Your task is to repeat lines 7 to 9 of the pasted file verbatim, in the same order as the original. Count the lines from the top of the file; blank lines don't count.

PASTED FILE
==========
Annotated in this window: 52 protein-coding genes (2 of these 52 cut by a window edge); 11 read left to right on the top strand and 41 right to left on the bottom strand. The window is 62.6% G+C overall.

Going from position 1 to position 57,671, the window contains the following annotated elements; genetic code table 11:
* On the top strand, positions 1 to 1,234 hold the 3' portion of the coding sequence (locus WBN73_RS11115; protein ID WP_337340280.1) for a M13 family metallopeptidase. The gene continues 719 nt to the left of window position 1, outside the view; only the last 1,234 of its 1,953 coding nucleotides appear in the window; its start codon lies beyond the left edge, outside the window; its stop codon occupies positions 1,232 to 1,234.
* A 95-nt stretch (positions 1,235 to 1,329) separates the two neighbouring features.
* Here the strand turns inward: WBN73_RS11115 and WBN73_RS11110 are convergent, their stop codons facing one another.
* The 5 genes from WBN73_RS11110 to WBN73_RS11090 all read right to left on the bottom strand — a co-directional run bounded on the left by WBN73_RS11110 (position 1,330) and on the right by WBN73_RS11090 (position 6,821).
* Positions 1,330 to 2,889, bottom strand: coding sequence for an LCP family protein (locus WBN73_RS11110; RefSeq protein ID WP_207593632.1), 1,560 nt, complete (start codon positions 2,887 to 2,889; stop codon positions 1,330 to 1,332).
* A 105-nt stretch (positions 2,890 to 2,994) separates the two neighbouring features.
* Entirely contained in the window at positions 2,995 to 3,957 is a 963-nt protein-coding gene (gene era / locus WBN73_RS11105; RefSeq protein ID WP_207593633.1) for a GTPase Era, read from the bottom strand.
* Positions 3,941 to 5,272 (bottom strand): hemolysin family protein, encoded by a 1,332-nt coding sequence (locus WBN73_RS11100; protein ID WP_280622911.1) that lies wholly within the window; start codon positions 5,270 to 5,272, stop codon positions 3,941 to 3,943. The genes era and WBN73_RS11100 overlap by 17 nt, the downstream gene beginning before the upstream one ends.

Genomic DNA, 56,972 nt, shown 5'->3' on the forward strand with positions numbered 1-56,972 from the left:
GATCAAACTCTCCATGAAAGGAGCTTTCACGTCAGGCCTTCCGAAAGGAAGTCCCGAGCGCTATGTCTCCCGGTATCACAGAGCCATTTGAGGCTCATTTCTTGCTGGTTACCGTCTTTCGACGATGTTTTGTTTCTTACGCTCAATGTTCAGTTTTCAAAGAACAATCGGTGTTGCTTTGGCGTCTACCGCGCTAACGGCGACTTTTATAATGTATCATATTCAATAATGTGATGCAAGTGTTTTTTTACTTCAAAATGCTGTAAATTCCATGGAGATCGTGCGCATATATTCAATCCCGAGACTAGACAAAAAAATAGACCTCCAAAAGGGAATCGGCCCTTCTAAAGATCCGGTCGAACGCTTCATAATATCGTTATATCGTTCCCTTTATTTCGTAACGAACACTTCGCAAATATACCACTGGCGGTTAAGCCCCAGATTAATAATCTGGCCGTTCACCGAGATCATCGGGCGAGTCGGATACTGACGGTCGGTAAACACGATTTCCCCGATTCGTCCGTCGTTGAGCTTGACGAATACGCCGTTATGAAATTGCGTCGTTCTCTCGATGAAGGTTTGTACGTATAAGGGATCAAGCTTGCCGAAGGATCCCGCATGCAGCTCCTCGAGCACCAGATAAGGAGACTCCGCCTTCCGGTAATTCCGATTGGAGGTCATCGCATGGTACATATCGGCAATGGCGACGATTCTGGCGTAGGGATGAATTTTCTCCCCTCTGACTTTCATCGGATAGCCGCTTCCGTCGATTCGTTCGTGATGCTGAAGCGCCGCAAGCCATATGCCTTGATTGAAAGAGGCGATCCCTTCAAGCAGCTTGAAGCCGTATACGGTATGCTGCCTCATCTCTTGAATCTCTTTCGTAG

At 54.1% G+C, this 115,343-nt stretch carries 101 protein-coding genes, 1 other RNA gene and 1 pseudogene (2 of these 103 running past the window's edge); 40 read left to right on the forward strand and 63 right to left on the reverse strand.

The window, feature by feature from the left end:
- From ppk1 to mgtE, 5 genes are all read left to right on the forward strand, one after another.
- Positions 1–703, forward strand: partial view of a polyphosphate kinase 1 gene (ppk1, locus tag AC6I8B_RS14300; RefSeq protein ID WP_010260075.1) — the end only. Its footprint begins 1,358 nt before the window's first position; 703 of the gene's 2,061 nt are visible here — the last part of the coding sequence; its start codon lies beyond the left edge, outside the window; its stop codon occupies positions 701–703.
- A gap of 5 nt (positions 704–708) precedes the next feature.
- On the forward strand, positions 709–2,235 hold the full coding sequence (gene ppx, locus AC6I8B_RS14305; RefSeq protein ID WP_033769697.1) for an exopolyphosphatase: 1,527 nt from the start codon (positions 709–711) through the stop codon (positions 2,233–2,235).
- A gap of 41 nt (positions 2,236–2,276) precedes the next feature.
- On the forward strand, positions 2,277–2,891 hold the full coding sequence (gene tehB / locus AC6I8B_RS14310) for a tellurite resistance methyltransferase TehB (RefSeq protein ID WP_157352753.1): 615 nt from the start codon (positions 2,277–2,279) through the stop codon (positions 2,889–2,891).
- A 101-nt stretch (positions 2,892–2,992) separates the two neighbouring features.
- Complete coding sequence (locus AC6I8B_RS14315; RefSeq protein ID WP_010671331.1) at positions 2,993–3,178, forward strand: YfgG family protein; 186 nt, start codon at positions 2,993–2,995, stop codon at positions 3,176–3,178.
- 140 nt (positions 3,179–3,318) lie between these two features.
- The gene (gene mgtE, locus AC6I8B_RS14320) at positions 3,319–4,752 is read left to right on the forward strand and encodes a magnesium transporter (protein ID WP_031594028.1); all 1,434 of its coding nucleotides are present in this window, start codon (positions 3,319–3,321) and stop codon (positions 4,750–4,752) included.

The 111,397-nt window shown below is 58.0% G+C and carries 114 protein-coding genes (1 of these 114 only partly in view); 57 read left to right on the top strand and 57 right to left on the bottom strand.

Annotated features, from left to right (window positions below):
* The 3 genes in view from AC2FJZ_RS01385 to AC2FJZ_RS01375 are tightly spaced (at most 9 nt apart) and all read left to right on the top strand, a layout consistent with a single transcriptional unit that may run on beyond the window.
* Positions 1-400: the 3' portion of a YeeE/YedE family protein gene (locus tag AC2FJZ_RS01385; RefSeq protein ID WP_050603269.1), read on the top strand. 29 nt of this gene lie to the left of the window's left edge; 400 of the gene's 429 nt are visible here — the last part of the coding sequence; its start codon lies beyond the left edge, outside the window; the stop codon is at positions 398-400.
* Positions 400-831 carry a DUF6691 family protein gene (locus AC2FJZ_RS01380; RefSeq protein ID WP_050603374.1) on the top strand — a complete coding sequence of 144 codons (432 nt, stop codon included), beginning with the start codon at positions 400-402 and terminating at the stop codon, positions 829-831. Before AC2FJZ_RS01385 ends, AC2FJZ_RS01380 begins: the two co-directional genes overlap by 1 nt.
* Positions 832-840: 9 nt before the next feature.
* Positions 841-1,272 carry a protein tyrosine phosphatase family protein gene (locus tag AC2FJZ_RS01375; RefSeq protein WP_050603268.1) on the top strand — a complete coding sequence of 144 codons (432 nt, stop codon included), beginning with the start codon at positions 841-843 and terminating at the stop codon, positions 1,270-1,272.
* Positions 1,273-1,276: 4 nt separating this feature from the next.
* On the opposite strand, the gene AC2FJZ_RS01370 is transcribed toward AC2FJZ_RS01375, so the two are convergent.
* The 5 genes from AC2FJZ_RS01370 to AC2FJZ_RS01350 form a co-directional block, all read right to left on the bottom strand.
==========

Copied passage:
* Positions 1,330 to 2,889, bottom strand: coding sequence for an LCP family protein (locus WBN73_RS11110; RefSeq protein ID WP_207593632.1), 1,560 nt, complete (start codon positions 2,887 to 2,889; stop codon positions 1,330 to 1,332).
* A 105-nt stretch (positions 2,890 to 2,994) separates the two neighbouring features.
* Entirely contained in the window at positions 2,995 to 3,957 is a 963-nt protein-coding gene (gene era / locus WBN73_RS11105; RefSeq protein ID WP_207593633.1) for a GTPase Era, read from the bottom strand.